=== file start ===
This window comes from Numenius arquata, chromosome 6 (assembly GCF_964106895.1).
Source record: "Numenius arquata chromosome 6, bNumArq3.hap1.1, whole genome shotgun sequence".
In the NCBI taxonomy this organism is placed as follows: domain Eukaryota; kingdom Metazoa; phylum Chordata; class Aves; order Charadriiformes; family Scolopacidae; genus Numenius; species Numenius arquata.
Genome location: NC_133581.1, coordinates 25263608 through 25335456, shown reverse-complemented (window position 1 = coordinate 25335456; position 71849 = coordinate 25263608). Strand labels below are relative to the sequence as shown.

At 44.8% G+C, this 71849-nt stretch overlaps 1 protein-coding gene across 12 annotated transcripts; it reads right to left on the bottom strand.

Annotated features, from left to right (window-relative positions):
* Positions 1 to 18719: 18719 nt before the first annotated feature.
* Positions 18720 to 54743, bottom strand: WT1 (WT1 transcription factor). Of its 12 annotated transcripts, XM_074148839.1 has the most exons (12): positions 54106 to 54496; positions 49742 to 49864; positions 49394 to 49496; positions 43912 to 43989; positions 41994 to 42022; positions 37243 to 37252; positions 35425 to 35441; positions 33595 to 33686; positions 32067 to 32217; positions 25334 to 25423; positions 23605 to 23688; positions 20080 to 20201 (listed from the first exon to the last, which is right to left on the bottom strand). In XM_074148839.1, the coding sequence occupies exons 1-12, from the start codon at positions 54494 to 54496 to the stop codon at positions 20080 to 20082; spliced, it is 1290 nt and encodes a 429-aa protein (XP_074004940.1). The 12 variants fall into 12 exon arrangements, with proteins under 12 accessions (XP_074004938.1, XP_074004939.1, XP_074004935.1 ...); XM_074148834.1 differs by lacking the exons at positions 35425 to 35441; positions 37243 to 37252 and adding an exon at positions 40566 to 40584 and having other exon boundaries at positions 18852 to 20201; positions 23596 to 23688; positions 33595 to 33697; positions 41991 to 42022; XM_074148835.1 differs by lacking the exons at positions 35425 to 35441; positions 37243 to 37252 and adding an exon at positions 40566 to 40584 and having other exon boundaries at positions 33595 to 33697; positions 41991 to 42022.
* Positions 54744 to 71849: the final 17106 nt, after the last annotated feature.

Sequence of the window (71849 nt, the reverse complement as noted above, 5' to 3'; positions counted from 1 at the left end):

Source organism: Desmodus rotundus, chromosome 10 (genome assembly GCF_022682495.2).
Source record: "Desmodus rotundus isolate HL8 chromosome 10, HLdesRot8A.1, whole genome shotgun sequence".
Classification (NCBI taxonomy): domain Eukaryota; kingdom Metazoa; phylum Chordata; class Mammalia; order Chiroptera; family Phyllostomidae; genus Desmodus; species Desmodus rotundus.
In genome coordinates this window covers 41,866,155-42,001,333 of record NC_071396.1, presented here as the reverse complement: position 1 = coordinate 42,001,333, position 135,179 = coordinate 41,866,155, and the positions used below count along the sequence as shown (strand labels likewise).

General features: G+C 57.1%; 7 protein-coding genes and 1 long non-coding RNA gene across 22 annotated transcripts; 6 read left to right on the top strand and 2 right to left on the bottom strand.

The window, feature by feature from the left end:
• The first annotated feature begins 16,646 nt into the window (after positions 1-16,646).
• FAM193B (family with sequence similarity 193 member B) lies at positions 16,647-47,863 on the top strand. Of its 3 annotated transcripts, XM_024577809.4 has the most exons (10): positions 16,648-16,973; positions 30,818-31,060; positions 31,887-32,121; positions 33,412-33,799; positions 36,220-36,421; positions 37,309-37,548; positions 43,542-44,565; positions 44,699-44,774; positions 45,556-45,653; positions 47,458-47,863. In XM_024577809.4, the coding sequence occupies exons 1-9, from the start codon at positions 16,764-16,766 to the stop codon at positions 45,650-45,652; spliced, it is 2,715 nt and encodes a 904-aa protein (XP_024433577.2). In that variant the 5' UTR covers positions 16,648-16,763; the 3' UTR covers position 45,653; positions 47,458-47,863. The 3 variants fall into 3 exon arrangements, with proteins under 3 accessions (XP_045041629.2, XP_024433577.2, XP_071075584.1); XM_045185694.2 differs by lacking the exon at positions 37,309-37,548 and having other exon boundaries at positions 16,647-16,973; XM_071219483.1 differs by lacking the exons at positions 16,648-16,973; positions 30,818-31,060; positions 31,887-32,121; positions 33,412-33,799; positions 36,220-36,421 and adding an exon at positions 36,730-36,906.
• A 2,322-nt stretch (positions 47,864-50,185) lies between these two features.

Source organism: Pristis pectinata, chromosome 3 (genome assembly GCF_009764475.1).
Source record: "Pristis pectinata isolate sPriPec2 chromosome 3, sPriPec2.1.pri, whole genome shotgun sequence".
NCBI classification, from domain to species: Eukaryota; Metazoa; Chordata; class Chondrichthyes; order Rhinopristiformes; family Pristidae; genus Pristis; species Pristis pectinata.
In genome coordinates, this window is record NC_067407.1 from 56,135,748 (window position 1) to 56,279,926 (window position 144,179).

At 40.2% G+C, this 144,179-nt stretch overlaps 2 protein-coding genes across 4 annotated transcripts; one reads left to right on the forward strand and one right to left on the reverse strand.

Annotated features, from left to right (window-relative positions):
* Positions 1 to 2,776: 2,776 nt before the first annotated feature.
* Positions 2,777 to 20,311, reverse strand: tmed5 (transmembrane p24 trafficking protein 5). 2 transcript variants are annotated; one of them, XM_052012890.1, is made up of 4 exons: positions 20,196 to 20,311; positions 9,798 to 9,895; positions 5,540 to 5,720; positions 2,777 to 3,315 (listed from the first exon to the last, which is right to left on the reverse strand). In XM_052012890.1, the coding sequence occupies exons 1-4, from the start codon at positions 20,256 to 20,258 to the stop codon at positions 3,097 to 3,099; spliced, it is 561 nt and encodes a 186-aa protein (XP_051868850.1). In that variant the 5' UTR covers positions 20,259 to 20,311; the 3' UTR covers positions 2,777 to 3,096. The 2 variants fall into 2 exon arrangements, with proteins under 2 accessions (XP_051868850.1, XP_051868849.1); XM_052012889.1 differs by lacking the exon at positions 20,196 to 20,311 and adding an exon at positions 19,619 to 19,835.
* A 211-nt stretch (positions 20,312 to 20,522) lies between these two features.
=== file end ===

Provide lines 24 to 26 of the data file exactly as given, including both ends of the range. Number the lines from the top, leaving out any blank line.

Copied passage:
At 40.2% G+C, this 144,179-nt stretch overlaps 2 protein-coding genes across 4 annotated transcripts; one reads left to right on the forward strand and one right to left on the reverse strand.

Annotated features, from left to right (window-relative positions):
* Positions 1 to 2,776: 2,776 nt before the first annotated feature.